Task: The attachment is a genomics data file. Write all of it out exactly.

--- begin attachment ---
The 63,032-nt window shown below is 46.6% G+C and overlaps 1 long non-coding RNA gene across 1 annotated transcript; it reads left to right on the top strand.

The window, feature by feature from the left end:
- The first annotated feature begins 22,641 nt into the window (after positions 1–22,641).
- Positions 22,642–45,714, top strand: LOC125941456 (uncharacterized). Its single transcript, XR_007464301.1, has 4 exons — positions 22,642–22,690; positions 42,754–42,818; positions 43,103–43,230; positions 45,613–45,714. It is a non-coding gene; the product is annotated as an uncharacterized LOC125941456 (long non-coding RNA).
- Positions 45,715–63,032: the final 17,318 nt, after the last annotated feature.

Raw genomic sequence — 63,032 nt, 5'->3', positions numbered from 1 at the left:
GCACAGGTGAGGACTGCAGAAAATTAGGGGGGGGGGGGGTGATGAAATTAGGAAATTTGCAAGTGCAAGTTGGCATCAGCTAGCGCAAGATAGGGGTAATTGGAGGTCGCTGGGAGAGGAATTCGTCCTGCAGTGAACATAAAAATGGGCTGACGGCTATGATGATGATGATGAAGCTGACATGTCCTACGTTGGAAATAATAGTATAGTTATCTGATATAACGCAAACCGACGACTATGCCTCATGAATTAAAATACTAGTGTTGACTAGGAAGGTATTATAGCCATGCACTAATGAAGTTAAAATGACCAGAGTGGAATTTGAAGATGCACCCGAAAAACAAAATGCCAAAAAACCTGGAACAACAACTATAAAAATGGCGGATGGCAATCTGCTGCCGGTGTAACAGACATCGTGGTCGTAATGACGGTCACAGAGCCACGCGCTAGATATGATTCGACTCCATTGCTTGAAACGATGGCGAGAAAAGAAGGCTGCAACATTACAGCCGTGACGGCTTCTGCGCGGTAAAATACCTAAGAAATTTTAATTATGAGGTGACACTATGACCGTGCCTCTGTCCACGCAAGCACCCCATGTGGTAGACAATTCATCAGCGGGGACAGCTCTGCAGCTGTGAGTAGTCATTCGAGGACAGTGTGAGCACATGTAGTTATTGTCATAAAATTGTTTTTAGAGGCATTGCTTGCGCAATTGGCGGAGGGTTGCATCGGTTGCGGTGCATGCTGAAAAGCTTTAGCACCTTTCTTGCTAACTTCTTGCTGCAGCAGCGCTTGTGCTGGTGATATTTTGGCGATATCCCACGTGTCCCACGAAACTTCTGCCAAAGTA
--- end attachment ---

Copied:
The 63,032-nt window shown below is 46.6% G+C and overlaps 1 long non-coding RNA gene across 1 annotated transcript; it reads left to right on the top strand.

The window, feature by feature from the left end:
- The first annotated feature begins 22,641 nt into the window (after positions 1–22,641).
- Positions 22,642–45,714, top strand: LOC125941456 (uncharacterized). Its single transcript, XR_007464301.1, has 4 exons — positions 22,642–22,690; positions 42,754–42,818; positions 43,103–43,230; positions 45,613–45,714. It is a non-coding gene; the product is annotated as an uncharacterized LOC125941456 (long non-coding RNA).
- Positions 45,715–63,032: the final 17,318 nt, after the last annotated feature.

Raw genomic sequence — 63,032 nt, 5'->3', positions numbered from 1 at the left:
GCACAGGTGAGGACTGCAGAAAATTAGGGGGGGGGGGGGTGATGAAATTAGGAAATTTGCAAGTGCAAGTTGGCATCAGCTAGCGCAAGATAGGGGTAATTGGAGGTCGCTGGGAGAGGAATTCGTCCTGCAGTGAACATAAAAATGGGCTGACGGCTATGATGATGATGATGAAGCTGACATGTCCTACGTTGGAAATAATAGTATAGTTATCTGATATAACGCAAACCGACGACTATGCCTCATGAATTAAAATACTAGTGTTGACTAGGAAGGTATTATAGCCATGCACTAATGAAGTTAAAATGACCAGAGTGGAATTTGAAGATGCACCCGAAAAACAAAATGCCAAAAAACCTGGAACAACAACTATAAAAATGGCGGATGGCAATCTGCTGCCGGTGTAACAGACATCGTGGTCGTAATGACGGTCACAGAGCCACGCGCTAGATATGATTCGACTCCATTGCTTGAAACGATGGCGAGAAAAGAAGGCTGCAACATTACAGCCGTGACGGCTTCTGCGCGGTAAAATACCTAAGAAATTTTAATTATGAGGTGACACTATGACCGTGCCTCTGTCCACGCAAGCACCCCATGTGGTAGACAATTCATCAGCGGGGACAGCTCTGCAGCTGTGAGTAGTCATTCGAGGACAGTGTGAGCACATGTAGTTATTGTCATAAAATTGTTTTTAGAGGCATTGCTTGCGCAATTGGCGGAGGGTTGCATCGGTTGCGGTGCATGCTGAAAAGCTTTAGCACCTTTCTTGCTAACTTCTTGCTGCAGCAGCGCTTGTGCTGGTGATATTTTGGCGATATCCCACGTGTCCCACGAAACTTCTGCCAAAGTA